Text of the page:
ert Hauke, Pat Merritt, Vance Si-
monds, Norman Rappaport, and
Josh Greenfeld.
Garrison arranged for the tele-
cast and will produce the shows.
Hugh Norton and T. C. Battin,
both of the speech department,
will each produce a show.

Faculty Recitals

+ Classified Advertising +

inned by NSA

A faculty recital of sonatas for
cello and piano will be presented
at 8:30 p.m., April 12 in the Rack-
ham Assembly Hall. Oliver Edel,
cellist and Marian Owen, pianist
will participate.
The Massed Orchestra, com-
posed of 190 players representing
20 Michigan civic and community
orchestras will present a varied
program including Mendelssohn's
"Italian Symphony" "Star-Dust"
by Carmichael-Gould and Coates'
"London Every Day" suite.
The performance at 4:15 p.m.
Sunday in Hill Auditorium will
follow only one massed rehearsal,
although the participants have
practiced the selections in their
local groups, throughout the year.
To Be Broadcast
The program, jointly-sponsored
by the music school and the Mich-
igan Civic Orchestra Association,
will be broadcast over WPAG and
the Michigan network. The con-
cert is open to the public.
The Solo and Small Ensemble
Festival sponsored by the Mich-
igan School Vocal Association
which will take dace here Satur-
day will bring high school stu-
dents from all over the state. The
performances will be judged by
authorities in the various fields.
Campus lNews I
Three hundred people are need-
ed to sell tickets before and dur-
ing Michigras, according to Ann
McGrew, ticket chairman.
Those interested may contact
her at 2-4561.
* **
The Wired Radio Association
will hold acting and announc-
ing auditions at 7:30 p.m., Mon-
day, April 12, in the Broadcast-
ing Service studios on the fourth
floor of Angell Mall.
An open house at the local Ar-
mory and a War Souvenir con-
test will highlight Ann Arbor's
celebration of the nation's 20th
Army Day next Tuesday.
SPECIAL!
CLOSE-OUT
STUDENT DESK LAMPS
$2.25
OFFICE EQUIPMENT
SERVICE CO.
111 S. Fourth Street
f "
"H omeS of 3-H our

Case Analysis
One be-moustached gentleman
analyzed the case against the
whistler with four reasons in de-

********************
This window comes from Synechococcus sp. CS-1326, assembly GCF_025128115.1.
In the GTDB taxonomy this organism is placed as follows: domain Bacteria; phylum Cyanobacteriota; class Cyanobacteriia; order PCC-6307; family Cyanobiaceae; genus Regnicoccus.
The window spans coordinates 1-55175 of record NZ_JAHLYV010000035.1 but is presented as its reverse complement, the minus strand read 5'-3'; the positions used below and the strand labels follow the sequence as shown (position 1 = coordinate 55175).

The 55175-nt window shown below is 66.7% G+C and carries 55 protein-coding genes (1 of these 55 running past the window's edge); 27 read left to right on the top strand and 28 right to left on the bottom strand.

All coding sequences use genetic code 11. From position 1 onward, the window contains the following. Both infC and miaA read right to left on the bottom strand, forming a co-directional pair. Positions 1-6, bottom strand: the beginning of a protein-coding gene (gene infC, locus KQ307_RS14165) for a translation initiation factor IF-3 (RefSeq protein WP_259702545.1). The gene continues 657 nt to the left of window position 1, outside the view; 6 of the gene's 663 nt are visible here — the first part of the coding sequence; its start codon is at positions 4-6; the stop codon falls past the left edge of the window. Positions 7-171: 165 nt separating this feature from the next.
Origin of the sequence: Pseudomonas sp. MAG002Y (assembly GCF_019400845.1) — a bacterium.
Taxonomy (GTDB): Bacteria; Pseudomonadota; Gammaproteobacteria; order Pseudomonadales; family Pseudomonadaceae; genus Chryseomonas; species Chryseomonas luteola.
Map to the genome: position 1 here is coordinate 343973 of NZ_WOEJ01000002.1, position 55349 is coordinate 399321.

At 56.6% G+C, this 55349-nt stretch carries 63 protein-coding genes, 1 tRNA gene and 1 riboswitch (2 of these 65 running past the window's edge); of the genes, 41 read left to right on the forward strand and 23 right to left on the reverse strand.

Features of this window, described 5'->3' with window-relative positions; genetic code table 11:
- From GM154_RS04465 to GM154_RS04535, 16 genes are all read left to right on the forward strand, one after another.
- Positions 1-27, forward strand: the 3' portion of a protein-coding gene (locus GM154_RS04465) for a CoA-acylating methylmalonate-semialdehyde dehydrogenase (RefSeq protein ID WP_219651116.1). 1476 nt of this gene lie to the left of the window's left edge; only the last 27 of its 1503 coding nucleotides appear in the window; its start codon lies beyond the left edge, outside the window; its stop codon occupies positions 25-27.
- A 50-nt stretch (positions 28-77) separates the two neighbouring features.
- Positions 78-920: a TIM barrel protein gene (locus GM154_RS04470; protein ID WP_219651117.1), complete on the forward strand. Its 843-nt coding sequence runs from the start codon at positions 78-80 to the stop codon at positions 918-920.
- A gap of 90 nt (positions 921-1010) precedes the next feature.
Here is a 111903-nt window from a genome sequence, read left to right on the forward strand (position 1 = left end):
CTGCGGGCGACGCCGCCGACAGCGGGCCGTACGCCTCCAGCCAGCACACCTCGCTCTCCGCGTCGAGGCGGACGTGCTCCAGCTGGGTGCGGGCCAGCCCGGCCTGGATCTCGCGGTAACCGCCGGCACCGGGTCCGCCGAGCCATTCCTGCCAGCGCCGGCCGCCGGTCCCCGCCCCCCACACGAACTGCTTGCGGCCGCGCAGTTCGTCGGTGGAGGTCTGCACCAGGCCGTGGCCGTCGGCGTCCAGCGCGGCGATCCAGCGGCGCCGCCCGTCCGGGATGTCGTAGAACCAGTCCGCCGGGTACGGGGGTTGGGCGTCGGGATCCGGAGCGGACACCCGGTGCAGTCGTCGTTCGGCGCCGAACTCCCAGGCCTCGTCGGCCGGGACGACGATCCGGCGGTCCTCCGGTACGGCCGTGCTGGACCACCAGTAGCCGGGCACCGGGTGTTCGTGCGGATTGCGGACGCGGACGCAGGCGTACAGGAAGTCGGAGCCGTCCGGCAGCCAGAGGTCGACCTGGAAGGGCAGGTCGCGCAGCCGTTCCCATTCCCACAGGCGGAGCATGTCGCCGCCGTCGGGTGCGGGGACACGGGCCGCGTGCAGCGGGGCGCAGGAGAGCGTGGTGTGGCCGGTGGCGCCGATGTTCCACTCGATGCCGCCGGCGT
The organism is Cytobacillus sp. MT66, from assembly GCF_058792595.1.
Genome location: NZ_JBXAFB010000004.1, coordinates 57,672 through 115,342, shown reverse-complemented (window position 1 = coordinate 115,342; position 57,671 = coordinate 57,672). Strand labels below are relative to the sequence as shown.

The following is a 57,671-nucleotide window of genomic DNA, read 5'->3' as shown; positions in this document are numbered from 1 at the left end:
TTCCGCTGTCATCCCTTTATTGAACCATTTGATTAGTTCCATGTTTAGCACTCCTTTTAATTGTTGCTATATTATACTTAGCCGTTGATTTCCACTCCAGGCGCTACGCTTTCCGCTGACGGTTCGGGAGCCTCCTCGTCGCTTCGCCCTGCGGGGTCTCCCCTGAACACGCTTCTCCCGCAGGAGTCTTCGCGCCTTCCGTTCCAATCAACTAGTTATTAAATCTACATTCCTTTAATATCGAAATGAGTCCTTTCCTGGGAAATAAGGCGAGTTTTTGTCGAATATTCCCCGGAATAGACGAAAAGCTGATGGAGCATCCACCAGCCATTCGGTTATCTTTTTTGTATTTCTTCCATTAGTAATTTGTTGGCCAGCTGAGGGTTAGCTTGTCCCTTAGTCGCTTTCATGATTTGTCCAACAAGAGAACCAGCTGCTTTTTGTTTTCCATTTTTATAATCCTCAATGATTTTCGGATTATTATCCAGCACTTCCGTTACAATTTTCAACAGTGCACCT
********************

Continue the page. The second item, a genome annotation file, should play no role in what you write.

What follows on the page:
scending order of importance. "1.
The war fever is passing. 2. More
male students are married. 3. The
post-war campus replaces the
battlefield. 4. Men are older."
Another student looked up from
a booth where he sat with three
coeds and said, "Why whistle?"
His companions agreed that now
they wouldn't pay any attention,
but with a wartime manpower
shortage, they might.
"There's lots of whistling go-
Civil Service
Positions Open
Graduate engineers and physi-
cists who have from one to four
years professional experience can
apply for Civil Service positions
in Washington, D.C., Virginia and
Maryland, according to a U.S..
Civil Service announcement. 1
Jobs which pay from $3,397 to l
$5,905 a year are open in aero-
nautical, architectural, construe-
tion, electrical, mechanical and
structural engineering.

?a~"?::

'+'' .{;.n- ":;' ;., ,..;^ .:"_ _ vas a..;VN~f;:;"';;?.. r "r'.; j ": ,,r^:+ 4 ? : k:5:.. .. -.

Continuous
Daily
from 1 P.M.

P5 Ao( ;j0114' JOP

Weekdays
35c to 5 P.M.

NOW Thru Saturday
LARRY PARKS - ELLEN DREW
in
:.:

George Macready " Edgar Buchanan

I

a

BEER
} DEPOT
1 14 EAST WILLIAM CALL 7191
BEER
WINE - CHAMPAGNE - MIXERS
CONVENIENT DRIVE-THRU SERVICE

SEE
MICHIGRAS
STORY IN TODAY'S
DAILY

MARCH OF TIME
"Marriage and Divorce"

11

Also
CARTOON
NEWS

1

I

Coming Sunday!

"PIRATES OF MONTEREY"

I

1,

FOR RENT
WHAT MALE student wants to take my
place in excellent two-room suite?
Best location in town. 407 E. Liberty.
Phone 2-0720.
HELP WANTED
CAMP COUNSELOR for boy's camp.
Single man of mature judgment in-
terested in working with boys this
summer. Experience in Riflery, arch-
ery, fishing or sailing preferred. Call
259285. )2
WANTED-Husky young man for out-
door work. Phone 23844. )41

TRANSPORTATION

THREE UNMARRIED MEDS desire
round trip ride to Florida. Call Jake
Detar, 23179, evenings. )26
FOR SALE
PARRAKEETS make delightful inex-
pensive pets. $4 and $6 each. Bird
supplies. Mrs. Ruffins, 562 S. 7th. Ph.
5330. )9
FOR SALE-'35 Harley-Davidson "74,"!
side-valve. New tires, brakes, genera-
tor, battery. All other parts in A-1
shape, $295. Get all set for Spring
Vacation. Call 2-6824, ask for Hopps.
BUSINESS SERVICES
LAUNDRY-Washing and ironing done
liemy home. Free pickup and de-
livery. Phone 25-7708. )41

WE WILL BE
vttheN
during vaaion -
Serving lunch, in-between snacks, and dinners. It is eco-
nomical tocat at the Den! - Here are a few ideas:

AI

PERSONAL

INSURANCE POLICY
on all dates . . . corsage from
CAMPUS CORSAGE SERVICE
Call 2-7032 between 8-12 P.M. )45
VACATION-I hope you all
Have an enjoyable one.
NORM STEERE )44
WANTED TO RENT
EXECUTIVE, wife and 8 year old
daughter need 5-6 room modern un-
furnished house by May 15. Must be
on campus or walking distance to
University elementary school and
have nice yard. Permanent residents.
Best references. Tel. 2-0388. )35
PLEASE help us find a place to live; we
can't get married till we do. Young

TYPING:
dresses.
letters,
ice, 208

Theses, term papers, ad-
Duplicating: notices, form
programs. A2 Typing Serv-
Nickels Arcade, Ph. 9811. )28

I

Deluxe
HAMBURGER
with plenty of
French Fries
on iy 4UC

FRANKS
with plenty of
French Fries
only 35c

STEAK
SANDWICH
plenty of
French Fries
only5

4.

THINK OF HILDEGARDE'S when you
think of spring. Let us give your last
year's wardrobe that new look. Alter-
ations a specialty with prompt serv-
ice. Custom clothes and re-styling.
Hildegarde Shop, 109 East _Washing-
ton, Telephone 2-4669. )87
LOST AND FOUND

SANDWICHES

DINNERS
Chops $1 00
T-Bone Steak . 1.00
Porterhouse Steak......1.25
e- . 1 'C

I

MIX-UP in raincoats at League last
Friday. Call University Ext. 547 or
9rt. L mauedesk }3

Cheese
Egg Salad
. . , , .

20c
20c
in

I

i

I

1